Sunday, December 30, 2012

Possibly the best cut-out Gingerbread cookies


Story of a family recipe found, lost and found again


The Recipe


1/2 lb butter (2 sticks)
1 and 1/2 cup sugar
1 tablespoons molasses
2 teaspoons baking soda
1 egg
3 and 1/4 cup flour
2 teaspoons cinnamon
1 teaspoons ginger
1 teaspoon cloves
Juice and zest of 1 orange

Cream the butter,sugar and molasses until well mixed. Add the egg. Mix again. Add the zest grated off the orange and the juice you squeezed out of it.

Mix the dry ingredients and add to the butter mixture. Combine thoroughly.

Wrap or put bowl in the refrigerator until chilled through and stiff.
Roll out dough on a floured surface. Use cookie cutters to cut out cute shapes. Transfer onto a cookie sheet and bake at 350 degrees until light browning is seen at the edges, about 10 to 12 minutes.

The Story
And I've been a witness to the tale and will retell it here.Mom got the recipe through the Vasa Lodge about 1967 or 1968, maybe a few years before then. The Vasa Lodge is a benefit fraternal organization for Swedish immigrants to which my parents to belonged.The only person that can argue or more accurately pinpoint the date is my brother and I am relatively certain he does not actively read my blog.
 After my mother Ingeborg first baked these cookies, they immediately became one of our Christmas standards. Inga had other pepparkakor recipes, but we just loved the extra dimension made by adding orange to the dough.

Sadly, one Christmas many years later, maybe after she moved from the house on Wauwatosa Road to the one in Cedarburg, the handwritten 3 x 5 recipe card had disappeared. It no longer lived in the green rosemaling-decorated, metal recipe box. Old Swedish friends were called and research was done at the local library to no avail. No one had a copy of the recipe.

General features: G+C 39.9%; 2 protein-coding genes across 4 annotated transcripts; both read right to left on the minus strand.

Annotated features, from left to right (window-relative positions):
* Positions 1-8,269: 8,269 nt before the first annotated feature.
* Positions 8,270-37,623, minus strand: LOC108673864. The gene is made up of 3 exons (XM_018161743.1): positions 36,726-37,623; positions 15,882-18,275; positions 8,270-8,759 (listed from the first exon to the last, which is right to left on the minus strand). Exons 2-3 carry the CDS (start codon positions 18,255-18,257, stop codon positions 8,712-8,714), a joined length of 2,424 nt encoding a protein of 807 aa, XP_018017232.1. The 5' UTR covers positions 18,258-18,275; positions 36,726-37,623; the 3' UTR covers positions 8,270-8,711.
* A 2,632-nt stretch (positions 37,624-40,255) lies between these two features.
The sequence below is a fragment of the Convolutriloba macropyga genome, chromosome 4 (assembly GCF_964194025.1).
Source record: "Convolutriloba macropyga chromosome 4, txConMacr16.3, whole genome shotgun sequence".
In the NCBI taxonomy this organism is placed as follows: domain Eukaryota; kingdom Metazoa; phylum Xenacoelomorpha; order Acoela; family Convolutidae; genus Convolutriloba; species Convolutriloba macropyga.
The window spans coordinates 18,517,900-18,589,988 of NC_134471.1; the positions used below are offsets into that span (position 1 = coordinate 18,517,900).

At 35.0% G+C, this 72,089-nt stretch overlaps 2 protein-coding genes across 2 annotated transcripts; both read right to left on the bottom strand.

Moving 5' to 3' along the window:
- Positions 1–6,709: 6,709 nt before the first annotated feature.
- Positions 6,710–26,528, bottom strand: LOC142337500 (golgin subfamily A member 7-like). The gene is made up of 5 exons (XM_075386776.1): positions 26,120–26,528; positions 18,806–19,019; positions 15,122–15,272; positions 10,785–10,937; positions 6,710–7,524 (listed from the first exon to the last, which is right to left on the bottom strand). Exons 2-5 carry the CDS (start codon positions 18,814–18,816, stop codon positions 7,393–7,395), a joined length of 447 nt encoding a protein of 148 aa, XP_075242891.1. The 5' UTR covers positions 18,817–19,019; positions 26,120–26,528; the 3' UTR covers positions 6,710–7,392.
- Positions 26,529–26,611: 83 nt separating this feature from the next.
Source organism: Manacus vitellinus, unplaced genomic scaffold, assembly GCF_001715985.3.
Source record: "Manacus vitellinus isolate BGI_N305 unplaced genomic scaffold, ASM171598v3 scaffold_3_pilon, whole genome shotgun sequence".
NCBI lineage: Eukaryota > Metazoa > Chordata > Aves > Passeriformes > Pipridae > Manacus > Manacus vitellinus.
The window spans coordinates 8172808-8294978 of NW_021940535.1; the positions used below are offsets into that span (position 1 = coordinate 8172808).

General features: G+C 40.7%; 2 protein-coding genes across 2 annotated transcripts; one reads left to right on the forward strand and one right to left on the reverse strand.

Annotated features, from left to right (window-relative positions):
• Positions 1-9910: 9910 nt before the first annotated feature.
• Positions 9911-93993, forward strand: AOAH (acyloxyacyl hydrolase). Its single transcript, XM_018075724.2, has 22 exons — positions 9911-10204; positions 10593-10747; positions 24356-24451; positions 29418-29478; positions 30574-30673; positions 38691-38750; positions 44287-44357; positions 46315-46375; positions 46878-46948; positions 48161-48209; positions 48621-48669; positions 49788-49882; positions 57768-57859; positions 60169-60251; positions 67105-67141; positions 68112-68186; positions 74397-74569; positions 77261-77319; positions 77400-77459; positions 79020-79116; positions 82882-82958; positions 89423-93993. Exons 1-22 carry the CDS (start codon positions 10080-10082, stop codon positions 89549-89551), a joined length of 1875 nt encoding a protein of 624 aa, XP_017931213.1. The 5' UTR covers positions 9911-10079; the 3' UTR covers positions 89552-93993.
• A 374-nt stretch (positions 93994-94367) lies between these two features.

Christmas went on, but with different pepparkakor. Cookies that were adequate, but not quite as delicious.

Then, the cookies showed up at my mother-in-laws! My all dutch-all the time mother-in-law had the recipe. I had passed the recipe along years before and forgotten about doing so.

To make sure this recipe did not disappear again, I purchased an 8 x 10 framed picture at the thrift store. Took the picture out and replaced it with a drawing and the recipe. That picture now hangs at my nephews house. One holiday, when I could not easily find the recipe, I asked him to photograph the framed recipe and post it to facebook. Now it will also live on my blog.

Hope you find these cookies to your liking.


Saturday, November 17, 2012

Martin Creed - Deep Purple

This exhibit at the Cleveland Museum of Art could be your worst nightmare if you are allergic to latex or claustrophobic. For the rest of us it is a unique and enchanting experience.  The exhibit features 27,000 purple balloons piled 8 feet deep in a room with mostly glass walls.

This installation is the work of British artist and musician Martin Creed. Entitled Half the Air in a Given Space, this concept was first created in 1998 with white balloons and has been reenacted several times since in different colors and configurations.

As the name suggests, half a room's entire volume is filled with air-inflated balloons and then visitors are encouraged to walk through. “It is important to me,” says Creed, “that the situation is normal, that, as usual, the space is full of air; it’s just that half of it [is] inside the balloons.”

Meant to evoke a sense of celebration and remembrance of childhood, the installation is almost guaranteed to leave everyone giggling or with a smile on their face. As you can see here one of the major challenges for exhibit staff is to get people in and out without loosing large quantities of balloons in the process.

Only 10 people were allowed in at a time and you flattened yourself as close to the glass as possible and slid in .

Staff picked up and stuffed stray balloons back in.